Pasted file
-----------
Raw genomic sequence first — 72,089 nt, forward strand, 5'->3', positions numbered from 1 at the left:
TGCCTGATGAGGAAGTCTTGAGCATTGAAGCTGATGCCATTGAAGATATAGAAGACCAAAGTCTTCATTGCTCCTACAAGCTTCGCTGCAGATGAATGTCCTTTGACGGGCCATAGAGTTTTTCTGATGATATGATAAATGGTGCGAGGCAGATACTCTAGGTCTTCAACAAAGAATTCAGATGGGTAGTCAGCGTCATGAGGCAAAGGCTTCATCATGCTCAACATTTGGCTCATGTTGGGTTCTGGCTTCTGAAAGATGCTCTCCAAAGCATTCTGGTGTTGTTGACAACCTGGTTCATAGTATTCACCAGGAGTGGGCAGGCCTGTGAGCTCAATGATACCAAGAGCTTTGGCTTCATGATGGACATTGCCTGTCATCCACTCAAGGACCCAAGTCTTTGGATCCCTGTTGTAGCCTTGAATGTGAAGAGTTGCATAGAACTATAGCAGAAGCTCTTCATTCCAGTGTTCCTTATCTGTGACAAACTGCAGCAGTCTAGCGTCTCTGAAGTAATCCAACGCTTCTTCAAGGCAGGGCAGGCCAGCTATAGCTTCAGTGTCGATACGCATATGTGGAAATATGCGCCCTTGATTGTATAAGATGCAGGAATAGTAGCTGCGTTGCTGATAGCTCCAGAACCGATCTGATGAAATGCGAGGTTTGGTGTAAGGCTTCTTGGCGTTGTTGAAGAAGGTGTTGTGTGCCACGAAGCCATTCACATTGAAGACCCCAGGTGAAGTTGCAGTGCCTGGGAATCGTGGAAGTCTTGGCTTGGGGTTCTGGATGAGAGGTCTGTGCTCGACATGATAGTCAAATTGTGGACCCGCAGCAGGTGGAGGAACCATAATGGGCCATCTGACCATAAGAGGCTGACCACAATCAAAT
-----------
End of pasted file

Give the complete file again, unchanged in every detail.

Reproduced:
Raw genomic sequence first — 72,089 nt, forward strand, 5'->3', positions numbered from 1 at the left:
TGCCTGATGAGGAAGTCTTGAGCATTGAAGCTGATGCCATTGAAGATATAGAAGACCAAAGTCTTCATTGCTCCTACAAGCTTCGCTGCAGATGAATGTCCTTTGACGGGCCATAGAGTTTTTCTGATGATATGATAAATGGTGCGAGGCAGATACTCTAGGTCTTCAACAAAGAATTCAGATGGGTAGTCAGCGTCATGAGGCAAAGGCTTCATCATGCTCAACATTTGGCTCATGTTGGGTTCTGGCTTCTGAAAGATGCTCTCCAAAGCATTCTGGTGTTGTTGACAACCTGGTTCATAGTATTCACCAGGAGTGGGCAGGCCTGTGAGCTCAATGATACCAAGAGCTTTGGCTTCATGATGGACATTGCCTGTCATCCACTCAAGGACCCAAGTCTTTGGATCCCTGTTGTAGCCTTGAATGTGAAGAGTTGCATAGAACTATAGCAGAAGCTCTTCATTCCAGTGTTCCTTATCTGTGACAAACTGCAGCAGTCTAGCGTCTCTGAAGTAATCCAACGCTTCTTCAAGGCAGGGCAGGCCAGCTATAGCTTCAGTGTCGATACGCATATGTGGAAATATGCGCCCTTGATTGTATAAGATGCAGGAATAGTAGCTGCGTTGCTGATAGCTCCAGAACCGATCTGATGAAATGCGAGGTTTGGTGTAAGGCTTCTTGGCGTTGTTGAAGAAGGTGTTGTGTGCCACGAAGCCATTCACATTGAAGACCCCAGGTGAAGTTGCAGTGCCTGGGAATCGTGGAAGTCTTGGCTTGGGGTTCTGGATGAGAGGTCTGTGCTCGACATGATAGTCAAATTGTGGACCCGCAGCAGGTGGAGGAACCATAATGGGCCATCTGACCATAAGAGGCTGACCACAATCAAAT